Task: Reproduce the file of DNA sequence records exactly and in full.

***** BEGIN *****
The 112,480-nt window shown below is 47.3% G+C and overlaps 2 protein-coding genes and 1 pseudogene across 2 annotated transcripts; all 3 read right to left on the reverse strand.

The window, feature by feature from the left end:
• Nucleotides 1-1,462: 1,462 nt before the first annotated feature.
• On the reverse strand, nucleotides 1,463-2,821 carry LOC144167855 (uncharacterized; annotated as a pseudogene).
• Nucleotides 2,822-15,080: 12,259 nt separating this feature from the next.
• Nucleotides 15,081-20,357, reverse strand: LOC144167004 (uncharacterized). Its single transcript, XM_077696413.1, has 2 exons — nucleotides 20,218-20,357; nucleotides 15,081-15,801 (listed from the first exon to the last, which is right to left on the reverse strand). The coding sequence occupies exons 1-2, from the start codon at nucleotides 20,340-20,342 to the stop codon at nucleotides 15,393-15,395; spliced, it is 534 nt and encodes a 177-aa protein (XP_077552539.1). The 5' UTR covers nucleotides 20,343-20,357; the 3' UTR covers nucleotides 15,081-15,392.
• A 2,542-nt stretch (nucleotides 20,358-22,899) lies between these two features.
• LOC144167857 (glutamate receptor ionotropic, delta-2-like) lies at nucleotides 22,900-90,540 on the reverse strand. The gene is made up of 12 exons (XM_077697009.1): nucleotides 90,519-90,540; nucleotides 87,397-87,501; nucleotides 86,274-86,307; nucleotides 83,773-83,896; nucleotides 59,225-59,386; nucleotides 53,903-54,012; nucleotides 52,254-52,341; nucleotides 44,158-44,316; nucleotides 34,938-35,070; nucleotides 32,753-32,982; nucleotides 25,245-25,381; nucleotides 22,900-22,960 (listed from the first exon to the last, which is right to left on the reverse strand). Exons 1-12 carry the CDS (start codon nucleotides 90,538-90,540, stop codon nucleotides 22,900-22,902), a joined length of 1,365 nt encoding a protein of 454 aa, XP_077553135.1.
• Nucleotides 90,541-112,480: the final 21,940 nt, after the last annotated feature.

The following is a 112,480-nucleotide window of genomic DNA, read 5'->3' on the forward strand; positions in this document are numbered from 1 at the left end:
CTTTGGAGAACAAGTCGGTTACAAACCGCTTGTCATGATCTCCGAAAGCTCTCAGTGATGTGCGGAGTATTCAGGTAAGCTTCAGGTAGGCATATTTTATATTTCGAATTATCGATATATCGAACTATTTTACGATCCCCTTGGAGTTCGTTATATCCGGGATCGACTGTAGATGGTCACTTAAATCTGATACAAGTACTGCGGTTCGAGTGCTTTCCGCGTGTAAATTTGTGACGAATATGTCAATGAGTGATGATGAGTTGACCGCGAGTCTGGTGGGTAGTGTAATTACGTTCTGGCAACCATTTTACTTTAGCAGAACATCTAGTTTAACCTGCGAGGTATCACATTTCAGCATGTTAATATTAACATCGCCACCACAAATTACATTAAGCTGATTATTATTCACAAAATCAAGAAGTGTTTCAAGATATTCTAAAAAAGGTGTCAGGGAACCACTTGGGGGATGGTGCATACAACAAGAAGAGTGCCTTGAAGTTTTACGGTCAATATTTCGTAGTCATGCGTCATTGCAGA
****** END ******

The 112,480-nt window shown below is 47.3% G+C and overlaps 2 protein-coding genes and 1 pseudogene across 2 annotated transcripts; all 3 read right to left on the reverse strand.

The window, feature by feature from the left end:
• Nucleotides 1-1,462: 1,462 nt before the first annotated feature.
• On the reverse strand, nucleotides 1,463-2,821 carry LOC144167855 (uncharacterized; annotated as a pseudogene).
• Nucleotides 2,822-15,080: 12,259 nt separating this feature from the next.
• Nucleotides 15,081-20,357, reverse strand: LOC144167004 (uncharacterized). Its single transcript, XM_077696413.1, has 2 exons — nucleotides 20,218-20,357; nucleotides 15,081-15,801 (listed from the first exon to the last, which is right to left on the reverse strand). The coding sequence occupies exons 1-2, from the start codon at nucleotides 20,340-20,342 to the stop codon at nucleotides 15,393-15,395; spliced, it is 534 nt and encodes a 177-aa protein (XP_077552539.1). The 5' UTR covers nucleotides 20,343-20,357; the 3' UTR covers nucleotides 15,081-15,392.
• A 2,542-nt stretch (nucleotides 20,358-22,899) lies between these two features.
• LOC144167857 (glutamate receptor ionotropic, delta-2-like) lies at nucleotides 22,900-90,540 on the reverse strand. The gene is made up of 12 exons (XM_077697009.1): nucleotides 90,519-90,540; nucleotides 87,397-87,501; nucleotides 86,274-86,307; nucleotides 83,773-83,896; nucleotides 59,225-59,386; nucleotides 53,903-54,012; nucleotides 52,254-52,341; nucleotides 44,158-44,316; nucleotides 34,938-35,070; nucleotides 32,753-32,982; nucleotides 25,245-25,381; nucleotides 22,900-22,960 (listed from the first exon to the last, which is right to left on the reverse strand). Exons 1-12 carry the CDS (start codon nucleotides 90,538-90,540, stop codon nucleotides 22,900-22,902), a joined length of 1,365 nt encoding a protein of 454 aa, XP_077553135.1.
• Nucleotides 90,541-112,480: the final 21,940 nt, after the last annotated feature.

The following is a 112,480-nucleotide window of genomic DNA, read 5'->3' on the forward strand; positions in this document are numbered from 1 at the left end:
CTTTGGAGAACAAGTCGGTTACAAACCGCTTGTCATGATCTCCGAAAGCTCTCAGTGATGTGCGGAGTATTCAGGTAAGCTTCAGGTAGGCATATTTTATATTTCGAATTATCGATATATCGAACTATTTTACGATCCCCTTGGAGTTCGTTATATCCGGGATCGACTGTAGATGGTCACTTAAATCTGATACAAGTACTGCGGTTCGAGTGCTTTCCGCGTGTAAATTTGTGACGAATATGTCAATGAGTGATGATGAGTTGACCGCGAGTCTGGTGGGTAGTGTAATTACGTTCTGGCAACCATTTTACTTTAGCAGAACATCTAGTTTAACCTGCGAGGTATCACATTTCAGCATGTTAATATTAACATCGCCACCACAAATTACATTAAGCTGATTATTATTCACAAAATCAAGAAGTGTTTCAAGATATTCTAAAAAAGGTGTCAGGGAACCACTTGGGGGATGGTGCATACAACAAGAAGAGTGCCTTGAAGTTTTACGGTCAATATTTCGTAGTCATGCGTCATTGCAGA